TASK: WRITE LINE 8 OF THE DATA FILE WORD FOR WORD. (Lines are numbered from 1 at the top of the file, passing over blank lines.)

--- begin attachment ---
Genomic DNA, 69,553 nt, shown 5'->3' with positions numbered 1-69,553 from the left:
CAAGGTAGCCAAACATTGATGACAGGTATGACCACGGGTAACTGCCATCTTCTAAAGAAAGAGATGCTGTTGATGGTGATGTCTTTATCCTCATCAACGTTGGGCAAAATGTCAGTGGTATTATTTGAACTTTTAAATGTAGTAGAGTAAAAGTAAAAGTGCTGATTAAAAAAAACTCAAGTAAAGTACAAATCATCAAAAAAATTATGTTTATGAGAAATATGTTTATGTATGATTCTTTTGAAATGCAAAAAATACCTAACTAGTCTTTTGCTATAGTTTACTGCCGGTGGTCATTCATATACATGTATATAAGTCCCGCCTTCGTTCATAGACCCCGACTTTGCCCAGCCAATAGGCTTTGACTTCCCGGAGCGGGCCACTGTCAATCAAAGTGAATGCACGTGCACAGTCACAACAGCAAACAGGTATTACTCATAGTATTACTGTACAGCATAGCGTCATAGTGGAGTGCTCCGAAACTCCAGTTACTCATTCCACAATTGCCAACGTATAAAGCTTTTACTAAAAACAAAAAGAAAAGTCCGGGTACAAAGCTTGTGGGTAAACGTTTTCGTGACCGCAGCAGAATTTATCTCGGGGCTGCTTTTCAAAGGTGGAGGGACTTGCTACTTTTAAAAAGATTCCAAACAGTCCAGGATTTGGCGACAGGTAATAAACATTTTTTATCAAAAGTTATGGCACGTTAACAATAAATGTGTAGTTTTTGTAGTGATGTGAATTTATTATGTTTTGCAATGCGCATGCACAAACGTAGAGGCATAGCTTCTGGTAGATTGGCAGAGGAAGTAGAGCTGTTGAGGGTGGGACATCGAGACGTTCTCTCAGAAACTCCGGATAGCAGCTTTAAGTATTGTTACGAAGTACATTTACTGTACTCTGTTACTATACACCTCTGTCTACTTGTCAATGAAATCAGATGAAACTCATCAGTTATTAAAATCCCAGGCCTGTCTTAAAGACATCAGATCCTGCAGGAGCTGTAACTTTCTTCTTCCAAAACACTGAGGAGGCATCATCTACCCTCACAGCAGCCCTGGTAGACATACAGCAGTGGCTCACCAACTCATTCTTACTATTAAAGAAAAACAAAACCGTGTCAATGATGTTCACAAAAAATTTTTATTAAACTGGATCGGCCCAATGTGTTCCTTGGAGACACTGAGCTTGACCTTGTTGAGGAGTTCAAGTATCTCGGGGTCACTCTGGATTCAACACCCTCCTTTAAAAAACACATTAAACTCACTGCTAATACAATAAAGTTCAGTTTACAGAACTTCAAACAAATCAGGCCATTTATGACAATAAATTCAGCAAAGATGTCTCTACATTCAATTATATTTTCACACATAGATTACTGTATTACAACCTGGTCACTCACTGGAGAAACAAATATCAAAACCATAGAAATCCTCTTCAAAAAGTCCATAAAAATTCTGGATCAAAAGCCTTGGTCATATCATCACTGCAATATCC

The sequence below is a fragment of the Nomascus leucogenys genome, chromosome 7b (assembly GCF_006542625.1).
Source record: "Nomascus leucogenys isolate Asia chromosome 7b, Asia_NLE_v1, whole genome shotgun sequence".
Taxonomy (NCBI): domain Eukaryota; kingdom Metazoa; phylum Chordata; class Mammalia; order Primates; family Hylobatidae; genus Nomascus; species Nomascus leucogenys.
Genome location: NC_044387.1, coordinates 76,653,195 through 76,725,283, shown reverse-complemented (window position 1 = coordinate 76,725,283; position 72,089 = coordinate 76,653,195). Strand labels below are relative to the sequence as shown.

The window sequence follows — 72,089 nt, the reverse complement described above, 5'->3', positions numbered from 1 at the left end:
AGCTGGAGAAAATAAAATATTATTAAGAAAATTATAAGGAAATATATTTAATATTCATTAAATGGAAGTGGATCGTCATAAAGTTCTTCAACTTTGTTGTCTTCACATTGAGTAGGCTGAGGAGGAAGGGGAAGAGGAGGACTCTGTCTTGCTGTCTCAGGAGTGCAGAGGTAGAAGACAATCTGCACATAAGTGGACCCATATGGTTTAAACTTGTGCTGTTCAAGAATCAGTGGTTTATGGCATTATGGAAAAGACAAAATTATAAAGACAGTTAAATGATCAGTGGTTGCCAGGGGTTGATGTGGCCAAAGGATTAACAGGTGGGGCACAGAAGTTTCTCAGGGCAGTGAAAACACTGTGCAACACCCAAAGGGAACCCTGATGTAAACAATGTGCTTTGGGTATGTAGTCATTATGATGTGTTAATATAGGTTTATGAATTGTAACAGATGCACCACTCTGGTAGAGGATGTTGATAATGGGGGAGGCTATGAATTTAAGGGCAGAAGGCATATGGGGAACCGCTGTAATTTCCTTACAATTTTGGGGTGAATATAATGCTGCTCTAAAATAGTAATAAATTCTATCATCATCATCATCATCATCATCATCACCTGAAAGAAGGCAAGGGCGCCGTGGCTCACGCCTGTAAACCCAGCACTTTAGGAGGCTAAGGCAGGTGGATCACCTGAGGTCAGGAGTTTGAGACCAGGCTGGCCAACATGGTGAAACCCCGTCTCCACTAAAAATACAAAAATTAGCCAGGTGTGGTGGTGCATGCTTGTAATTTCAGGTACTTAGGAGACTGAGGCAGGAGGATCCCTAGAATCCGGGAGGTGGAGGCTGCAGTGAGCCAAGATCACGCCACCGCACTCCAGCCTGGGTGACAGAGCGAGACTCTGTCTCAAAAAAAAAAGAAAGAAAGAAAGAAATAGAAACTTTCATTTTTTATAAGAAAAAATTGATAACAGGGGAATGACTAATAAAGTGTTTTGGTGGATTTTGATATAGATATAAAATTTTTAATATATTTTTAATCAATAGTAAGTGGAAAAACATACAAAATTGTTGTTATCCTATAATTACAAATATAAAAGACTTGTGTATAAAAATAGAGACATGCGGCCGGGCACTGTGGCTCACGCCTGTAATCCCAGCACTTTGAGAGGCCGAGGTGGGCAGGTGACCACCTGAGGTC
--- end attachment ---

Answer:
AGCTGGAGAAAATAAAATATTATTAAGAAAATTATAAGGAAATATATTTAATATTCATTAAATGGAAGTGGATCGTCATAAAGTTCTTCAACTTTGTTGTCTTCACATTGAGTAGGCTGAGGAGGAAGGGGAAGAGGAGGACTCTGTCTTGCTGTCTCAGGAGTGCAGAGGTAGAAGACAATCTGCACATAAGTGGACCCATATGGTTTAAACTTGTGCTGTTCAAGAATCAGTGGTTTATGGCATTATGGAAAAGACAAAATTATAAAGACAGTTAAATGATCAGTGGTTGCCAGGGGTTGATGTGGCCAAAGGATTAACAGGTGGGGCACAGAAGTTTCTCAGGGCAGTGAAAACACTGTGCAACACCCAAAGGGAACCCTGATGTAAACAATGTGCTTTGGGTATGTAGTCATTATGATGTGTTAATATAGGTTTATGAATTGTAACAGATGCACCACTCTGGTAGAGGATGTTGATAATGGGGGAGGCTATGAATTTAAGGGCAGAAGGCATATGGGGAACCGCTGTAATTTCCTTACAATTTTGGGGTGAATATAATGCTGCTCTAAAATAGTAATAAATTCTATCATCATCATCATCATCATCATCATCACCTGAAAGAAGGCAAGGGCGCCGTGGCTCACGCCTGTAAACCCAGCACTTTAGGAGGCTAAGGCAGGTGGATCACCTGAGGTCAGGAGTTTGAGACCAGGCTGGCCAACATGGTGAAACCCCGTCTCCACTAAAAATACAAAAATTAGCCAGGTGTGGTGGTGCATGCTTGTAATTTCAGGTACTTAGGAGACTGAGGCAGGAGGATCCCTAGAATCCGGGAGGTGGAGGCTGCAGTGAGCCAAGATCACGCCACCGCACTCCAGCCTGGGTGACAGAGCGAGACTCTGTCTCAAAAAAAAAAGAAAGAAAGAAAGAAATAGAAACTTTCATTTTTTATAAGAAAAAATTGATAACAGGGGAATGACTAATAAAGTGTTTTGGTGGATTTTGATATAGATATAAAATTTTTAATATATTTTTAATCAATAGTAAGTGGAAAAACATACAAAATTGTTGTTATCCTATAATTACAAATATAAAAGACTTGTGTATAAAAATAGAGACATGCGGCCGGGCACTGTGGCTCACGCCTGTAATCCCAGCACTTTGAGAGGCCGAGGTGGGCAGGTGACCACCTGAGGTC